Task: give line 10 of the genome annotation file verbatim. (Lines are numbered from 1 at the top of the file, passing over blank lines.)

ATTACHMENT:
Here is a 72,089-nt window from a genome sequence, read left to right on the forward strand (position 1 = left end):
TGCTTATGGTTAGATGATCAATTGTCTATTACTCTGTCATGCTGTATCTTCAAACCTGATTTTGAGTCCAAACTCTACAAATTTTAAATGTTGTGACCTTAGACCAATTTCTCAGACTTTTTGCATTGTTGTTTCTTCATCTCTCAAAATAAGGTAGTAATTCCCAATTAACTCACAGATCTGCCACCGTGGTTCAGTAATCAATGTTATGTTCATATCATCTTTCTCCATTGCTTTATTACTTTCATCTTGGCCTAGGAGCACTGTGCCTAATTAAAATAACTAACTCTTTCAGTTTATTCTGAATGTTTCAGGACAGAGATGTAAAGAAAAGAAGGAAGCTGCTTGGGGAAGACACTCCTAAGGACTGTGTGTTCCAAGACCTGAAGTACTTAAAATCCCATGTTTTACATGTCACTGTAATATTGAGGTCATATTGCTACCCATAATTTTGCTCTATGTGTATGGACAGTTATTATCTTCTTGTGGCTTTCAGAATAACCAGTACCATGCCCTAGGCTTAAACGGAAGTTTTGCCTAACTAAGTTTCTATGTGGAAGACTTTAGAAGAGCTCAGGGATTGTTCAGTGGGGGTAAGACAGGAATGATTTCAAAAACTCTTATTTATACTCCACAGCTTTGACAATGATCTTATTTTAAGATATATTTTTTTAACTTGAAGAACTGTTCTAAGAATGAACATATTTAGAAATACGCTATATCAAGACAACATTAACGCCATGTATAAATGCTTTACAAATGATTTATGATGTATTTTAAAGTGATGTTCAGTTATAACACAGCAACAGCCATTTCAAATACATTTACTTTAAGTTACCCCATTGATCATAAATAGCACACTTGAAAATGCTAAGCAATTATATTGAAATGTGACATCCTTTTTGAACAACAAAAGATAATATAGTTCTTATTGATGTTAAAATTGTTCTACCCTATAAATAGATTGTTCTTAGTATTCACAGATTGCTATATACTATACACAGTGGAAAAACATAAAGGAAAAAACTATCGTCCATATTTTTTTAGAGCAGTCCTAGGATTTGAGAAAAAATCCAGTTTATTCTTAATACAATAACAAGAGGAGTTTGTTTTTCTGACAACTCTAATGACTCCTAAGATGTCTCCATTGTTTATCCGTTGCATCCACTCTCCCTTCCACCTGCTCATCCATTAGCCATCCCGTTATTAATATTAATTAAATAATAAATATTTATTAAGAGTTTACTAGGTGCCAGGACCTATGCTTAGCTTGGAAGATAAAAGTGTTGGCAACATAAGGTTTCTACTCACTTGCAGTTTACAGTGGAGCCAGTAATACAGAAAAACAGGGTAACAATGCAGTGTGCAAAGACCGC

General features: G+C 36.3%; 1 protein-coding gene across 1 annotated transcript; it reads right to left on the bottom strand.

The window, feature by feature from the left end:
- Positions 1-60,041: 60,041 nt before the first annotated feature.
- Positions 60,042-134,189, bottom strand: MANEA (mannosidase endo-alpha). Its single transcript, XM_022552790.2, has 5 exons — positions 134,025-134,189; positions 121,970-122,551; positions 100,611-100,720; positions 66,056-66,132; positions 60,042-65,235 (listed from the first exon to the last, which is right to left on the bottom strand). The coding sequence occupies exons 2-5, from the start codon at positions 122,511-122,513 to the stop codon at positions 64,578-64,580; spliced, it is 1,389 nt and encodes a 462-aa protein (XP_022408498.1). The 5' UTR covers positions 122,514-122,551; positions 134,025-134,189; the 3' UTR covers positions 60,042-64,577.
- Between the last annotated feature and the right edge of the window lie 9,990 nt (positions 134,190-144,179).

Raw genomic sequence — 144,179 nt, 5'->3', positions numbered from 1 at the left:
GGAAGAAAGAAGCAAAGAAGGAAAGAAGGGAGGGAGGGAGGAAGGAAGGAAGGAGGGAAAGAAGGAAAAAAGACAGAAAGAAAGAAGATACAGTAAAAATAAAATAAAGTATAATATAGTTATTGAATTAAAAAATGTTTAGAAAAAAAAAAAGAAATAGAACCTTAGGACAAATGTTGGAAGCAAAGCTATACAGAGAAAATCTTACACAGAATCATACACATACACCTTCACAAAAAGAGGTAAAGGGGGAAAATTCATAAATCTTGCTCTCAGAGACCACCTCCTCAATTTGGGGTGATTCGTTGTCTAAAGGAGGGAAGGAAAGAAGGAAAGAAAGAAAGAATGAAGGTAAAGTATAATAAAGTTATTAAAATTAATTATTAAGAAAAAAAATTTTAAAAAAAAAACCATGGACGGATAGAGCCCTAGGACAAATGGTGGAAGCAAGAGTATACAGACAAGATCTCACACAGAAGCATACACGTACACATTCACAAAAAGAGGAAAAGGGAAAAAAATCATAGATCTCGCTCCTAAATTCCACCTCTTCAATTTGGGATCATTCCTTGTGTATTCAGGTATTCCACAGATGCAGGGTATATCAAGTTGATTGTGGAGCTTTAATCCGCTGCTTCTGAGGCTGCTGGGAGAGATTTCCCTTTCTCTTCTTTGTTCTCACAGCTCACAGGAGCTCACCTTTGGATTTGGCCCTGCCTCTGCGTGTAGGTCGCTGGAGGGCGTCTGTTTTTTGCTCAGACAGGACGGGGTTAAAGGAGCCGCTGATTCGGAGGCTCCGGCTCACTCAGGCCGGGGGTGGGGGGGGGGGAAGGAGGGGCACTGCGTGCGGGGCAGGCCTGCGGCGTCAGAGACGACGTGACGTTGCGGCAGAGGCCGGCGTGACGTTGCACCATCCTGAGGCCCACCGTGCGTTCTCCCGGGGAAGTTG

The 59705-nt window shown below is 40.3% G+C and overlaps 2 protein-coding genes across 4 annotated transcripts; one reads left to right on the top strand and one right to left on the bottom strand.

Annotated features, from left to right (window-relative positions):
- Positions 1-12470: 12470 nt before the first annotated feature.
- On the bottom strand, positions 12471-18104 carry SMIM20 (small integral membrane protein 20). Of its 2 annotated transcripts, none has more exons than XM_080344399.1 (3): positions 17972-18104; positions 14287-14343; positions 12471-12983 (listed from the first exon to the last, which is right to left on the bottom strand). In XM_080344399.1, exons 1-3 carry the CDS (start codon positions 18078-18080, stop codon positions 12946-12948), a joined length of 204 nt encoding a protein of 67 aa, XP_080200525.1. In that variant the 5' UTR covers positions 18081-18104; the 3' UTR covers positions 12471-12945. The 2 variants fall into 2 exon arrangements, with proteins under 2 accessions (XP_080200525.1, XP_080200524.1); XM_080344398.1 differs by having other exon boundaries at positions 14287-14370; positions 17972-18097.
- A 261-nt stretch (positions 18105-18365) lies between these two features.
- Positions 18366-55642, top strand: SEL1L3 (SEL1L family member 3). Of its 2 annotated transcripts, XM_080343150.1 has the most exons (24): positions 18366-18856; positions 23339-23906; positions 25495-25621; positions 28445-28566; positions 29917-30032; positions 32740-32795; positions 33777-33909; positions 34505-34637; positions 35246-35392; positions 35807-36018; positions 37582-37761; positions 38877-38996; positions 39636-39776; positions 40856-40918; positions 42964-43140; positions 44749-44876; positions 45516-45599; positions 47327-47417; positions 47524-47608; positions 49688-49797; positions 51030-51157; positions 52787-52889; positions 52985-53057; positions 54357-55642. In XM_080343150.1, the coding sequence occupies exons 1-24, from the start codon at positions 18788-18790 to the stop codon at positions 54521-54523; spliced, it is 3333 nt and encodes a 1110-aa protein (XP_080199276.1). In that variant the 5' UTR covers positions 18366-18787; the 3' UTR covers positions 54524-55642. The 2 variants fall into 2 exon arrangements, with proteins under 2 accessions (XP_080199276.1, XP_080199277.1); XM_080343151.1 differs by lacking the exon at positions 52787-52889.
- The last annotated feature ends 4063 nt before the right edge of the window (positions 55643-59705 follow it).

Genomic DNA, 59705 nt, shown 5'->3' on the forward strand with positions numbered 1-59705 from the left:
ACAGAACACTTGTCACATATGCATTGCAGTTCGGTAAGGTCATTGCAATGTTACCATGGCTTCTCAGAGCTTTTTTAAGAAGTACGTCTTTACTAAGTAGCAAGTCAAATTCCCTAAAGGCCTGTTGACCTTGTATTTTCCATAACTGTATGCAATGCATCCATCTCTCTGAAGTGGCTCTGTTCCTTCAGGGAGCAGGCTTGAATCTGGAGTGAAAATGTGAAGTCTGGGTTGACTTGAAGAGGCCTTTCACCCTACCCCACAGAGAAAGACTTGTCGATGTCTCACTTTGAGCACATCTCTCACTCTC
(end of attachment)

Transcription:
The 59705-nt window shown below is 40.3% G+C and overlaps 2 protein-coding genes across 4 annotated transcripts; one reads left to right on the top strand and one right to left on the bottom strand.